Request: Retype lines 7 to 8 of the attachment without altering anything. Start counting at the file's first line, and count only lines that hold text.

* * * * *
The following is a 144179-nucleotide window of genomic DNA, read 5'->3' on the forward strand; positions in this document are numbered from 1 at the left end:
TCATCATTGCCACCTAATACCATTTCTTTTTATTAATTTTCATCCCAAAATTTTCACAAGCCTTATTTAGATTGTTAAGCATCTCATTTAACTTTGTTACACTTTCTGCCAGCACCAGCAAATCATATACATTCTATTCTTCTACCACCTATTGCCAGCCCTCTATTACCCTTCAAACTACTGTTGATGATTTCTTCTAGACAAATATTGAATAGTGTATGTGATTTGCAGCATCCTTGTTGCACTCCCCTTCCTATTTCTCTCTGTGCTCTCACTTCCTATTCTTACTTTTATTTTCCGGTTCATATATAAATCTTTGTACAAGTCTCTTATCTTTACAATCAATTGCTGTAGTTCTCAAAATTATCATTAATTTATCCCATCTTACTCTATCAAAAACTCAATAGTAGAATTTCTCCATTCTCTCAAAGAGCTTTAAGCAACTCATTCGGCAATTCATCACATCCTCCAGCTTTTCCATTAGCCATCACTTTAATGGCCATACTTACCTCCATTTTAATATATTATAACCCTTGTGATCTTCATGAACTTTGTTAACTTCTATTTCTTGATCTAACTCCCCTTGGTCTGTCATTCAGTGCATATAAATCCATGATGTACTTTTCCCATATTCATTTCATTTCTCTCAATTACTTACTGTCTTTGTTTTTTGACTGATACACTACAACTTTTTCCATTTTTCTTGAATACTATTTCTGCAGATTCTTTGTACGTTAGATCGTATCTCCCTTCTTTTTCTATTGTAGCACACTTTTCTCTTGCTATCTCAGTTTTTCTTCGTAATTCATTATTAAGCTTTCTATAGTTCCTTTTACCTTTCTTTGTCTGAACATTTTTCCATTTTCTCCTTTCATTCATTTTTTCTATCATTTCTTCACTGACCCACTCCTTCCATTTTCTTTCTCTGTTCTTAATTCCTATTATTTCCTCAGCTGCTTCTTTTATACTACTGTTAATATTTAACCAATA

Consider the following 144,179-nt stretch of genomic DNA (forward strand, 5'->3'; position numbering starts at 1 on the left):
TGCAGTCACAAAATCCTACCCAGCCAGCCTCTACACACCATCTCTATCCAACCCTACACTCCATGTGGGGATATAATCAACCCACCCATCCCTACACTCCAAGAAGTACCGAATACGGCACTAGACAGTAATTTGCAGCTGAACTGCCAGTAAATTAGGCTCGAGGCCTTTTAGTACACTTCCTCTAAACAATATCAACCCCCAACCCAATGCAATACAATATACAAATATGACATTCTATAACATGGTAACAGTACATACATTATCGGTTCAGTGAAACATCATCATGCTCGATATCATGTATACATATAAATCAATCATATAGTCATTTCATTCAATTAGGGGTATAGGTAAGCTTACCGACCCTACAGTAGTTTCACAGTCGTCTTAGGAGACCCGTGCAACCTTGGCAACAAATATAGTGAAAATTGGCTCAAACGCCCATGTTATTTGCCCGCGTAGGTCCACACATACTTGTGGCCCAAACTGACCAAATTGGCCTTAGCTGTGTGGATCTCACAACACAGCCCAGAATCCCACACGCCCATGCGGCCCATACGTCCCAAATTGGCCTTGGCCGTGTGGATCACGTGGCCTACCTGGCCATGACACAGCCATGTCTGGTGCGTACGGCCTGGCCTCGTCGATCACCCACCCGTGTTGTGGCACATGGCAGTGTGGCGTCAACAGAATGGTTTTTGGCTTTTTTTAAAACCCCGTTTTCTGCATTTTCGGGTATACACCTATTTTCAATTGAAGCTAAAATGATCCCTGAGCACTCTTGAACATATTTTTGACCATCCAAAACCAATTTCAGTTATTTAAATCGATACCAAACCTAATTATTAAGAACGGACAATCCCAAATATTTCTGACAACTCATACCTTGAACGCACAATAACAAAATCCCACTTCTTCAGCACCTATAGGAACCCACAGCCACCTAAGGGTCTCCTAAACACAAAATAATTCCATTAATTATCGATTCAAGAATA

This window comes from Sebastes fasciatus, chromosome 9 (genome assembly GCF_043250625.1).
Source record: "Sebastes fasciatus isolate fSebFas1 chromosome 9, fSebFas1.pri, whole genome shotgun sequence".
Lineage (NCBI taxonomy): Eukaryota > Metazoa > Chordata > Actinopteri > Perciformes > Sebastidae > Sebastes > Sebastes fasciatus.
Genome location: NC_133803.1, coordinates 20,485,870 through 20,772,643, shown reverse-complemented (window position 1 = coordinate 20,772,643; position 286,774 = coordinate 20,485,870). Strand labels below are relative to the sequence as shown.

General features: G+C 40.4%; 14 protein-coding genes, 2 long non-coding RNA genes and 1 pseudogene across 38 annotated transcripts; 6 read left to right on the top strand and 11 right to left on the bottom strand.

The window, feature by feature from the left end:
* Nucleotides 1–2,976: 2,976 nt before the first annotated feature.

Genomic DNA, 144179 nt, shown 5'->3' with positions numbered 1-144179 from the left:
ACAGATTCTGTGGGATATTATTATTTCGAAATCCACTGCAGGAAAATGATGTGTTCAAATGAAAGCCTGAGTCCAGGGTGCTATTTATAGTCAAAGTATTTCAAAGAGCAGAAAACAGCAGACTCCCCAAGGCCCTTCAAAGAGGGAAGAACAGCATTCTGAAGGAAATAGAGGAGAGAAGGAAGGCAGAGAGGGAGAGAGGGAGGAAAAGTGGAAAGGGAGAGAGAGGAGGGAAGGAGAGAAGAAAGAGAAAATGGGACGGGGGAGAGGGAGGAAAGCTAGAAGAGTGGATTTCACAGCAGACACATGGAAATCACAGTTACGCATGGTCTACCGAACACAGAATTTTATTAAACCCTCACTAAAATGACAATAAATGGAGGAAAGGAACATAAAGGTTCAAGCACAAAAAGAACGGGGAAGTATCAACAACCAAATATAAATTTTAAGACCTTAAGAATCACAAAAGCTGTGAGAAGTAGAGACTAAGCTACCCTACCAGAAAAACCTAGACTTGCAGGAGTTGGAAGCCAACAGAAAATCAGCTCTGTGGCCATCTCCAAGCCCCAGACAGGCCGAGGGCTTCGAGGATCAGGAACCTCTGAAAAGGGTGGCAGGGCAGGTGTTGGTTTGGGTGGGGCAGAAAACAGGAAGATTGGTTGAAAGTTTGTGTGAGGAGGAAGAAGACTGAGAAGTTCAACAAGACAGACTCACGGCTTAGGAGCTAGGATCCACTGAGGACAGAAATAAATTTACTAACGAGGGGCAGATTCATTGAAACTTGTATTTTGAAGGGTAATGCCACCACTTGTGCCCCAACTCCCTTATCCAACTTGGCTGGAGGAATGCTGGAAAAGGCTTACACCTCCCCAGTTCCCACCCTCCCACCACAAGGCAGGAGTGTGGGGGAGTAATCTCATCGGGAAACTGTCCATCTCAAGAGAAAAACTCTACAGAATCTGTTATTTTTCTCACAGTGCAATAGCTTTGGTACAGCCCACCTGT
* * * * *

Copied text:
Lineage (NCBI taxonomy): Eukaryota > Metazoa > Chordata > Actinopteri > Perciformes > Sebastidae > Sebastes > Sebastes fasciatus.
Genome location: NC_133803.1, coordinates 20,485,870 through 20,772,643, shown reverse-complemented (window position 1 = coordinate 20,772,643; position 286,774 = coordinate 20,485,870). Strand labels below are relative to the sequence as shown.